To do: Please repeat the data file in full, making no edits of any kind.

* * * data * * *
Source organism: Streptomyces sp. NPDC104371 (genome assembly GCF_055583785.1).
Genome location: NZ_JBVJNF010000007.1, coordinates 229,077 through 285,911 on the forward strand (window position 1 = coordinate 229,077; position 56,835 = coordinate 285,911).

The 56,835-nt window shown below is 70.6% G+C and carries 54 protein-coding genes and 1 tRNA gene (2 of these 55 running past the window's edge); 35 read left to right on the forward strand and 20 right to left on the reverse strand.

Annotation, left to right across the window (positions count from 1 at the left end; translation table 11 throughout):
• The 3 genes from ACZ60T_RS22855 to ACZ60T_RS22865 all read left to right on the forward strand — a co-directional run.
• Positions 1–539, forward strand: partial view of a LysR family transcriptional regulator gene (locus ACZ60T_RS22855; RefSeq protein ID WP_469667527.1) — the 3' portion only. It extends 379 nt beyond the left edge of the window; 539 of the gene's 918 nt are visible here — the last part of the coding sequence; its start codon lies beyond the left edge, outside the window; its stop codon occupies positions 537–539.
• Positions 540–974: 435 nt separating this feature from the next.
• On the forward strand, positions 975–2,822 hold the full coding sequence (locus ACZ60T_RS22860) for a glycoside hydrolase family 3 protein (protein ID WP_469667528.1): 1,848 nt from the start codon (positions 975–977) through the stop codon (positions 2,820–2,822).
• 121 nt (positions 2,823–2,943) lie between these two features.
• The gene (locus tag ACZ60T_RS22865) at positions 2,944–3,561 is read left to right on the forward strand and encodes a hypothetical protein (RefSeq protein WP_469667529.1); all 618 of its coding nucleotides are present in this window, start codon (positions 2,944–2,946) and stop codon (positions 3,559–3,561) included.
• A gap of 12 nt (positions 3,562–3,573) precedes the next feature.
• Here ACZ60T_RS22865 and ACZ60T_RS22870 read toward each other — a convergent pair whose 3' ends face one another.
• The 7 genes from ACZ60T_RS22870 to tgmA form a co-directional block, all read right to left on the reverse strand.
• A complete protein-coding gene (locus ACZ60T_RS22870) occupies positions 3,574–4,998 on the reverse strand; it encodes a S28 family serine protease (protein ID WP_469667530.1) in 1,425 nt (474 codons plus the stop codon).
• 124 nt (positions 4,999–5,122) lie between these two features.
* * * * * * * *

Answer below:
Source organism: Streptomyces sp. NPDC104371 (genome assembly GCF_055583785.1).
Genome location: NZ_JBVJNF010000007.1, coordinates 229,077 through 285,911 on the forward strand (window position 1 = coordinate 229,077; position 56,835 = coordinate 285,911).

The 56,835-nt window shown below is 70.6% G+C and carries 54 protein-coding genes and 1 tRNA gene (2 of these 55 running past the window's edge); 35 read left to right on the forward strand and 20 right to left on the reverse strand.

Annotation, left to right across the window (positions count from 1 at the left end; translation table 11 throughout):
• The 3 genes from ACZ60T_RS22855 to ACZ60T_RS22865 all read left to right on the forward strand — a co-directional run.
• Positions 1–539, forward strand: partial view of a LysR family transcriptional regulator gene (locus ACZ60T_RS22855; RefSeq protein ID WP_469667527.1) — the 3' portion only. It extends 379 nt beyond the left edge of the window; 539 of the gene's 918 nt are visible here — the last part of the coding sequence; its start codon lies beyond the left edge, outside the window; its stop codon occupies positions 537–539.
• Positions 540–974: 435 nt separating this feature from the next.
• On the forward strand, positions 975–2,822 hold the full coding sequence (locus ACZ60T_RS22860) for a glycoside hydrolase family 3 protein (protein ID WP_469667528.1): 1,848 nt from the start codon (positions 975–977) through the stop codon (positions 2,820–2,822).
• 121 nt (positions 2,823–2,943) lie between these two features.
• The gene (locus tag ACZ60T_RS22865) at positions 2,944–3,561 is read left to right on the forward strand and encodes a hypothetical protein (RefSeq protein WP_469667529.1); all 618 of its coding nucleotides are present in this window, start codon (positions 2,944–2,946) and stop codon (positions 3,559–3,561) included.
• A gap of 12 nt (positions 3,562–3,573) precedes the next feature.
• Here ACZ60T_RS22865 and ACZ60T_RS22870 read toward each other — a convergent pair whose 3' ends face one another.
• The 7 genes from ACZ60T_RS22870 to tgmA form a co-directional block, all read right to left on the reverse strand.
• A complete protein-coding gene (locus ACZ60T_RS22870) occupies positions 3,574–4,998 on the reverse strand; it encodes a S28 family serine protease (protein ID WP_469667530.1) in 1,425 nt (474 codons plus the stop codon).
• 124 nt (positions 4,999–5,122) lie between these two features.